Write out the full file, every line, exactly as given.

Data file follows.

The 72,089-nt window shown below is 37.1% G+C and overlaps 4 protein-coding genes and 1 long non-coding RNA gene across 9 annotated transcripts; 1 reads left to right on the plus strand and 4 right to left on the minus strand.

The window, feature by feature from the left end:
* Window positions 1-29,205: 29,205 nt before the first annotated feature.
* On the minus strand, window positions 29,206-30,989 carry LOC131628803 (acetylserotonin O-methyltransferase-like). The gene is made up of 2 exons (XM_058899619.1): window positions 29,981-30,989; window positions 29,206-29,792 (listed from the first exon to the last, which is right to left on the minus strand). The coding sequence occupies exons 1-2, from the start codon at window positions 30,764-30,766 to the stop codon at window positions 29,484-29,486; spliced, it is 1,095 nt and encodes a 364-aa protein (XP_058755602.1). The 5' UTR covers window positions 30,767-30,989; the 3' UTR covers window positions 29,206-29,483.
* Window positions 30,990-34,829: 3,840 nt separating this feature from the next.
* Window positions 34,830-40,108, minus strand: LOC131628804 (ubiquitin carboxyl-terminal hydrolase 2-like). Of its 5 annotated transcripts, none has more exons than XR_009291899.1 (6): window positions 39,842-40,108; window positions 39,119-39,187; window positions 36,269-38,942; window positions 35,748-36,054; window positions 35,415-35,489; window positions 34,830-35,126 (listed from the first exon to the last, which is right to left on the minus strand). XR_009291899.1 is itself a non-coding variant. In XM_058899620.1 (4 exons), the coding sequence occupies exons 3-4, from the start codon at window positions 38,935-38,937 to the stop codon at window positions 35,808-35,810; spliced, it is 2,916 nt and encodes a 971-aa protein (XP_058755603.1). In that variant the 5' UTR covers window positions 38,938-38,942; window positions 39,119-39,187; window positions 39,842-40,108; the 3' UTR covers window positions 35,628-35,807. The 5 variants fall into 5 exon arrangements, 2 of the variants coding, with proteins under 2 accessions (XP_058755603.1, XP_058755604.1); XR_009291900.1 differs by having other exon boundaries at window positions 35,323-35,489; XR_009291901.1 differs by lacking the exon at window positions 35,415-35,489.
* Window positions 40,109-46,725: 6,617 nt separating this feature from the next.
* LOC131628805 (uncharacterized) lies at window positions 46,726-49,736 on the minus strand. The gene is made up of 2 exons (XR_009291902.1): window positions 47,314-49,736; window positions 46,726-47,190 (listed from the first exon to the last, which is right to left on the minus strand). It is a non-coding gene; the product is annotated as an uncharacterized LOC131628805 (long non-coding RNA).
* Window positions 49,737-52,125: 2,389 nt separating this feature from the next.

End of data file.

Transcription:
The 72,089-nt window shown below is 37.1% G+C and overlaps 4 protein-coding genes and 1 long non-coding RNA gene across 9 annotated transcripts; 1 reads left to right on the plus strand and 4 right to left on the minus strand.

The window, feature by feature from the left end:
* Window positions 1-29,205: 29,205 nt before the first annotated feature.
* On the minus strand, window positions 29,206-30,989 carry LOC131628803 (acetylserotonin O-methyltransferase-like). The gene is made up of 2 exons (XM_058899619.1): window positions 29,981-30,989; window positions 29,206-29,792 (listed from the first exon to the last, which is right to left on the minus strand). The coding sequence occupies exons 1-2, from the start codon at window positions 30,764-30,766 to the stop codon at window positions 29,484-29,486; spliced, it is 1,095 nt and encodes a 364-aa protein (XP_058755602.1). The 5' UTR covers window positions 30,767-30,989; the 3' UTR covers window positions 29,206-29,483.
* Window positions 30,990-34,829: 3,840 nt separating this feature from the next.
* Window positions 34,830-40,108, minus strand: LOC131628804 (ubiquitin carboxyl-terminal hydrolase 2-like). Of its 5 annotated transcripts, none has more exons than XR_009291899.1 (6): window positions 39,842-40,108; window positions 39,119-39,187; window positions 36,269-38,942; window positions 35,748-36,054; window positions 35,415-35,489; window positions 34,830-35,126 (listed from the first exon to the last, which is right to left on the minus strand). XR_009291899.1 is itself a non-coding variant. In XM_058899620.1 (4 exons), the coding sequence occupies exons 3-4, from the start codon at window positions 38,935-38,937 to the stop codon at window positions 35,808-35,810; spliced, it is 2,916 nt and encodes a 971-aa protein (XP_058755603.1). In that variant the 5' UTR covers window positions 38,938-38,942; window positions 39,119-39,187; window positions 39,842-40,108; the 3' UTR covers window positions 35,628-35,807. The 5 variants fall into 5 exon arrangements, 2 of the variants coding, with proteins under 2 accessions (XP_058755603.1, XP_058755604.1); XR_009291900.1 differs by having other exon boundaries at window positions 35,323-35,489; XR_009291901.1 differs by lacking the exon at window positions 35,415-35,489.
* Window positions 40,109-46,725: 6,617 nt separating this feature from the next.
* LOC131628805 (uncharacterized) lies at window positions 46,726-49,736 on the minus strand. The gene is made up of 2 exons (XR_009291902.1): window positions 47,314-49,736; window positions 46,726-47,190 (listed from the first exon to the last, which is right to left on the minus strand). It is a non-coding gene; the product is annotated as an uncharacterized LOC131628805 (long non-coding RNA).
* Window positions 49,737-52,125: 2,389 nt separating this feature from the next.